Separation Anxiety at Drop Off

Separation Anxiety at Drop Off

We all have heard about separation anxiety at drop-off. Some people have experienced it first hand. Separation anxiety is a normal stage in child development, often ending at the age of two. However, it doesn’t make it easy. This anxiety can make drop-off become stressful for the child, parent, and staff. It is important to help your child learn to cope with separation so they can have a healthy and secure attachment with their parental figure. So,  how do we reduce separation anxiety at drop-off?

Signs of Separation Anxiety

Separation Anxiety is defined as excessive fear or worries about separation from home or an attachment figure. This anxiety starts developing in infants, who fear that their attachment figure will not return once they are out of sight. There are obvious signs that show that your child is suffering from separation anxiety. These symptoms include:

  • Crying
  • Clinginess
  • Hiding behind or clinging to a parent
  • Shyness or mistrust of the teacher
  • Psychosomatic Symptoms (headaches, stomach aches, vomiting)

Separation anxiety tends to disappear when children by two years old. Toddlers begin to develop a secure attachment with their parents, knowing that their guardians will return even if they are out of sight. However, if children do not learn to cope with this separation, it can develop into an anxiety disorder.  So, what are some steps you can take to ease this separation at drop-offs?

Quick Tips for Drop-Off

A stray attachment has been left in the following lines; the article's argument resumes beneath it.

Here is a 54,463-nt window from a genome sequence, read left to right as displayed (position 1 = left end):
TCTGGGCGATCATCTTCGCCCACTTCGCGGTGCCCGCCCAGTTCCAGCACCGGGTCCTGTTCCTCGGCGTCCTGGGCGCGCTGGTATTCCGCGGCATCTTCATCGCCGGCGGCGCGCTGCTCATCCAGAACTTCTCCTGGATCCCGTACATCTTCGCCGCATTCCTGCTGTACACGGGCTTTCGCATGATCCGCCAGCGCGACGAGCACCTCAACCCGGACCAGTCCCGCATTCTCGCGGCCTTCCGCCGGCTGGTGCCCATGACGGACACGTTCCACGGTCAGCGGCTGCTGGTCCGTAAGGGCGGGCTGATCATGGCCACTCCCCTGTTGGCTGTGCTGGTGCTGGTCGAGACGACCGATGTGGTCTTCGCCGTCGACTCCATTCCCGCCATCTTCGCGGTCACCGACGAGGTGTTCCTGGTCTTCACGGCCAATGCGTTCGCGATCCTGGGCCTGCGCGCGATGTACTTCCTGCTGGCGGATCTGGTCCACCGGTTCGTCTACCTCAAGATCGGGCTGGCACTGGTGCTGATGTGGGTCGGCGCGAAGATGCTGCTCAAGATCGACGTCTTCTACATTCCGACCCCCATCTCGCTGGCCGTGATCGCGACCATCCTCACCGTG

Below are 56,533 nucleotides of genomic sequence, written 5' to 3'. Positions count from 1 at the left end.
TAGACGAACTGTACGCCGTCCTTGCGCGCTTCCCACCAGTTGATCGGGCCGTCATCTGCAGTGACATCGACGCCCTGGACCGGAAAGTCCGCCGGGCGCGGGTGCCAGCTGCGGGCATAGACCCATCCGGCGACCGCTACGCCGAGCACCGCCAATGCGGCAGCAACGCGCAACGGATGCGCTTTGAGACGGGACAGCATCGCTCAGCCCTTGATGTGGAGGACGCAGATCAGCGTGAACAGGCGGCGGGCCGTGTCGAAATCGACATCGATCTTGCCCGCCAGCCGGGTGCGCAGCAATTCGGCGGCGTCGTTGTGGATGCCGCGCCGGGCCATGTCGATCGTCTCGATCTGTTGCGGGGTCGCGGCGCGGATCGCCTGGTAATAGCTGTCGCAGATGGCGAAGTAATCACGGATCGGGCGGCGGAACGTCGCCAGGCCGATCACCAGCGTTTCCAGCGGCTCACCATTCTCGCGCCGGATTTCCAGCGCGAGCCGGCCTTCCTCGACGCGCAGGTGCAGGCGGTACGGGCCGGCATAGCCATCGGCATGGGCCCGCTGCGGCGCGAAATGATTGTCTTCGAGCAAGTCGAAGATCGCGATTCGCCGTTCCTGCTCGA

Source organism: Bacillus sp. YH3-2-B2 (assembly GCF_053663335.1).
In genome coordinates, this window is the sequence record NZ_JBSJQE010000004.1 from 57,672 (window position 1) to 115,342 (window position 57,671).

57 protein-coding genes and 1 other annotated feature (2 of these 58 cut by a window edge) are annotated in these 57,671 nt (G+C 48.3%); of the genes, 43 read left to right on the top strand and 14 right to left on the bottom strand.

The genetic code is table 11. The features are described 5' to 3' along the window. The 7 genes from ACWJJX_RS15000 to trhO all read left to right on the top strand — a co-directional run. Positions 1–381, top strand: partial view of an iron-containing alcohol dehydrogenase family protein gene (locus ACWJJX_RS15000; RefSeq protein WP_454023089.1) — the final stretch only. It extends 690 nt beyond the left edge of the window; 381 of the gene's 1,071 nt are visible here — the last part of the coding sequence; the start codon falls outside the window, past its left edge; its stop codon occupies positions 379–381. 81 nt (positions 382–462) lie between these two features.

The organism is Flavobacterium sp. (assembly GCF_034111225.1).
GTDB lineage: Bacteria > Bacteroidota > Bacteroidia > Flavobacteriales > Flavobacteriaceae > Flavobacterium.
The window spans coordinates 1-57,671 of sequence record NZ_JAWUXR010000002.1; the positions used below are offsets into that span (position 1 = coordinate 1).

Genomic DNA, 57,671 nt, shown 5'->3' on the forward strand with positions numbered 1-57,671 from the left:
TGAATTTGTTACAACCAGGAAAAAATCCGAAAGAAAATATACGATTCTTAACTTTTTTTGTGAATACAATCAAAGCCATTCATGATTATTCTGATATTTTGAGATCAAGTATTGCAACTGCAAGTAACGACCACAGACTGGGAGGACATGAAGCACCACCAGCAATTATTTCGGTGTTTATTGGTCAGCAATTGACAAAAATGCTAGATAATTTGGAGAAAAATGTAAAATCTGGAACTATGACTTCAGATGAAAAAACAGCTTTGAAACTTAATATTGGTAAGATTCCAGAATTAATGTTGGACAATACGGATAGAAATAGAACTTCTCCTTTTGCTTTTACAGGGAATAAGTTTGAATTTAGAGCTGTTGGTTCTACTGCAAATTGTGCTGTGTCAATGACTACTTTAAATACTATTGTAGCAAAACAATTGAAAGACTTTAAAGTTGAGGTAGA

Kids are creatures of habit and thrive on routine.  Changing the routine can result in a major meltdown! Consider preparing for the morning as a part of your evening routine.  By identifying areas of trouble or things that slow down the morning routine you can get ahead of the problem the night before.


Communicate ahead of time what drop-off will be like in the morning, but keep it simple and uplifting. Talk to them about pickup as well. If their pickup-person varies let them know and give them a rough time of days such as after nap or lunchtime.


Playing funny face games, saying silly sentences, or goofing around a little before you go can often help to ease your child’s separation anxiety by making the moments before you walk away uplifting and positive.


Kids feed off our emotions and often act in lieu of how we act or feel. If you show any signs of stress or discomfort at drop-off, your child will begin to associate you leaving with negativity. Remain positive and happy, reminding them that they are at a fun place with lots of friends and that you’ll see them later. This will create the sense that everything is alright, even if your child is stressed out anyway.


Stick to the routine and don’t linger. If your child gets the impression that you might stay, your eventual absence will be even more difficult for them to handle. Please also mind that your separation anxiety could be causing your child’s. Maintaining a quick and consistent goodbye is the best way to help your child adapt to school life.

Dealing with Separation Anxiety at Drop Off

So, how can we make the already difficult drop-off easier?  First of all, please know that kids, just like adults, have good days and bad days.  Sometimes they won’t wake up in the mood for school, which is totally normal.  It doesn’t necessarily mean something bad is going on. We encourage you to ask your child why they don’t want to go to school, but not to dwell on it. Sometimes their reason will be something as simple as they feel like watching TV, and other times they won’t have a reason at all.

Kids also play off of our emotions, so make sure you are responding and reacting to their emotions mindfully. For example, if you reward your child’s reluctance to attend school with attention and affection, they will likely do it again the next day.  However, this doesn’t mean that you shouldn’t consider your child’s worries. If they are communicating a reason that is concerning, talk with your child’s teacher or a director.